I got my first reader question! Not via the question form yet, but in the comments of Is Finnish Difficult. I'll take it!
How do I know which Finnish i-word is "new" and which "old"? kieli: kielen vs tiimi: tiimin?
From your question, I can tell that you know a lot of Finnish already, hyvä sinä! I'm going to start from the beginning for the readers who don't, so please bear with me.
Finnish has fifteen cases, which are little bits of sound that we stick at the end of words to express things like where something is situated. English, for example, expresses these same ideas with prepositions (which, by the way, there are also a lot of and it can be really hard to know which one to use).
So in English, you'd say for instance that someone is
in the garden.
In Finnish, that would be
puutarha + ssa
garden + in
Not too hard, right? As a bonus, no pesky article to decide on. For a lot of Finns, it's mind bogglingly hard to know if they should say that they're in a garden or in the garden this time. I don't know where English gets it's reputation for being easy to learn.
However, here comes the hard part: a lot of Finnish words change when you stick a case marker on them. For instance, all words ending in nen do this:
suomalaise + ssa puutarha + ssa
Finnish + in puutarha + in
in a/the Finnish garden
Whenever a word ends in nen , the nen becomes se:
suomalainen 'Finnish' -> suomalaisessa 'in the Finnish'
iloinen 'happy' -> iloisessa 'in the happy'
Nikonen 'the teacher's last name' Nikosessa 'in the Nikonen'
The really hard part is, you can't always tell which word group a word belongs to just by looking at it, and this is where we get to you the question of the day, new and old words ending in i.
When a word ends in i, there are four word groups it might belong to:
These are the new words that Feik is referring to. In this word group, the endings are just stuck on and nothing strange happens. These words are relatively new loan words, and if you speak English or Spanish for example, you'll recognize a lot of them straight away.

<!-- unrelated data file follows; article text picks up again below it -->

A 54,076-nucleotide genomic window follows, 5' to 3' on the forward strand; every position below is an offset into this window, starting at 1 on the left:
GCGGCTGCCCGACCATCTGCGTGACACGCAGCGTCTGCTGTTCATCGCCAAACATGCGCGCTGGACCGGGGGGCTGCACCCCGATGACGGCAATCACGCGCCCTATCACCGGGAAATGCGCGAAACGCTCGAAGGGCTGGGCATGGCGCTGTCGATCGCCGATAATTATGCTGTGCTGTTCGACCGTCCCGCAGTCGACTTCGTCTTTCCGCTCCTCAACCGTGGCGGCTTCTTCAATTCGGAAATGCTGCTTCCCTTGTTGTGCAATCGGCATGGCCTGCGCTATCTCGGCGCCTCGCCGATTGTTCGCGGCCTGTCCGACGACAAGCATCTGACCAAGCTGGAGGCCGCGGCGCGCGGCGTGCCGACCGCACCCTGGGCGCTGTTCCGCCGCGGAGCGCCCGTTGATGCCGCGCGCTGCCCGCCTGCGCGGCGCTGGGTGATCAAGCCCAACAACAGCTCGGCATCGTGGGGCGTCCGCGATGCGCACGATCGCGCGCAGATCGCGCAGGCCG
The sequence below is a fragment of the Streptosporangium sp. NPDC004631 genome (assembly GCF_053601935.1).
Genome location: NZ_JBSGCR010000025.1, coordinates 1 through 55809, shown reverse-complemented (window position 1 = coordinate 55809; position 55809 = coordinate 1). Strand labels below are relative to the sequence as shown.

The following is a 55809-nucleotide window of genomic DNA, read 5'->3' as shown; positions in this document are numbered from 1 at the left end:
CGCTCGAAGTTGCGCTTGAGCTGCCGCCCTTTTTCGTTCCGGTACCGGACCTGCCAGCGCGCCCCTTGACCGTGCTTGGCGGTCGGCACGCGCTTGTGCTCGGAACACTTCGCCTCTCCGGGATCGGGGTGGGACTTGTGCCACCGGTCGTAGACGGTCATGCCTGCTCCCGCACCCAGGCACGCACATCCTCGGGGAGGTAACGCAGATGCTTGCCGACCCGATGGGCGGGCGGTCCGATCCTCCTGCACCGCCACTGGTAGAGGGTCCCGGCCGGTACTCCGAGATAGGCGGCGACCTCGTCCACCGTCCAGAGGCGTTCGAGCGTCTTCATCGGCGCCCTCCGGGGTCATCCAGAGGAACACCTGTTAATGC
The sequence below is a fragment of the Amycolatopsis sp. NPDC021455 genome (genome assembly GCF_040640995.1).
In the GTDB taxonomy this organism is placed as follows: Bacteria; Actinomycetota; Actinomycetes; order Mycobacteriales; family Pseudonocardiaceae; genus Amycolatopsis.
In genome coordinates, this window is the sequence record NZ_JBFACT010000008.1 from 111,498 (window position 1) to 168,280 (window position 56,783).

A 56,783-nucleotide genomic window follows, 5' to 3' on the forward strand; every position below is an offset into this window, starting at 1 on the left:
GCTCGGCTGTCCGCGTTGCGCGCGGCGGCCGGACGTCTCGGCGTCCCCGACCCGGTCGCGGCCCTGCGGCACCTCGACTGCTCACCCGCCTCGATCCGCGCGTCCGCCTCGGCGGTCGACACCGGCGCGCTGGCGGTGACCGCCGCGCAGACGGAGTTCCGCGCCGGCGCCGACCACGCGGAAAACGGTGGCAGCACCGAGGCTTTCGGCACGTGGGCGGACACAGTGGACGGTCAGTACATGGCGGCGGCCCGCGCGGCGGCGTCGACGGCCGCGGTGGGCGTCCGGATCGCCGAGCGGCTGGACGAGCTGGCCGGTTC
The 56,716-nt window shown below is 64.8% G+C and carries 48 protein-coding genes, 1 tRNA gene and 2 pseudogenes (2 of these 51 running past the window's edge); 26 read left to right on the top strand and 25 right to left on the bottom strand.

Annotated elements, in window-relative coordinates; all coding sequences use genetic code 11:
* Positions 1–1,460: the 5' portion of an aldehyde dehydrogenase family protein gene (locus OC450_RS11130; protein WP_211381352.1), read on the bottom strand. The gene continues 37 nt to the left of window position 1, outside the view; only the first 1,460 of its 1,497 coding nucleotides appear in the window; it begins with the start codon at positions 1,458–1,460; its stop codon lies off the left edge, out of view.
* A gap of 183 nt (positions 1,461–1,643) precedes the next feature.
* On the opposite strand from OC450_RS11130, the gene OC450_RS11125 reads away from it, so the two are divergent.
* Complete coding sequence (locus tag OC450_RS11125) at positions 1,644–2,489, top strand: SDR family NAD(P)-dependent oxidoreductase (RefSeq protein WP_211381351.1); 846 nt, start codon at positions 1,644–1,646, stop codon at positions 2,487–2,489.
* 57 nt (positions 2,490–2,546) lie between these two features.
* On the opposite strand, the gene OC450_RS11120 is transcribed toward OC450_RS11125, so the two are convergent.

bussi -> bussissa
tomaatti -> tomaatissa
normaali -> normaalissa
Maybe you can guess what those words mean.
In these words, the i at the end transforms into an e before the endings.
suuri 'big', i -> e
-> suure + ssa 'big + in'
= suuressa 'in the big'
kieli 'language' i -> e
-> kiele + ssä 'language + in'
= kielessä 'in the language'
You might have noticed ssä for in. Yeah, we have two versions of in, ssa and ssä.
Also, SUURI-words are irregular in the partitive case (which literally means a part of something):
suuri 'big' suurta 'a part of a big'
kieli 'language' kieltä 'a part of a language'
As with SUURI-words, the i becomes an e before the ending. Also, there may be a kpt-change, but that deserves it's own post or three.
lehti 'newspaper' t -> d, i -> e lehde + ssä 'newspaper + in' lehdessä ' in the newspaper'
LEHTI-words are only different from SUURI-words because the partitive is regular.
lehti ' newspaper' lehti + ä 'newspaper + a part of a' lehteä 'a part of a newspaper
This word group is a group of very old words, from the time where all we had out here was water, our hands, some wolves and years and years of time.
vede+ssä 'water + in' = vedessä 'in the water
vettä ' some water' (the partitive, so more literally, 'a part of water')
When you come across a new Finnish word ending in i, look it up and see which group it belongs to. A good tool for this is the free online Finnish dictionary Kielitoimiston sanakirja , which is a great quality dictionary carefully refined by language professionals for decades and updated regularly.
There are some clues, of course. If it sounds familiar from English, French, Latin, German, Russian, Swedish etc, it's probably a HOTELLI-word. If it's something that's always been around in Finland, it's probably one of the other three. If it ends in si, it's probably a VESI-word.* But there's really no other option than just memorizing, I'm afraid.
*I edited this part a bit after some comments from a kind colleague, it originally read:
If it ends in si and is something that has always been around in Finland, like susi 'wolf' or käsi 'hand', it's probably a VESI-word.
Ask a Finnish Teacher / Toiminimi Mari Nikonen
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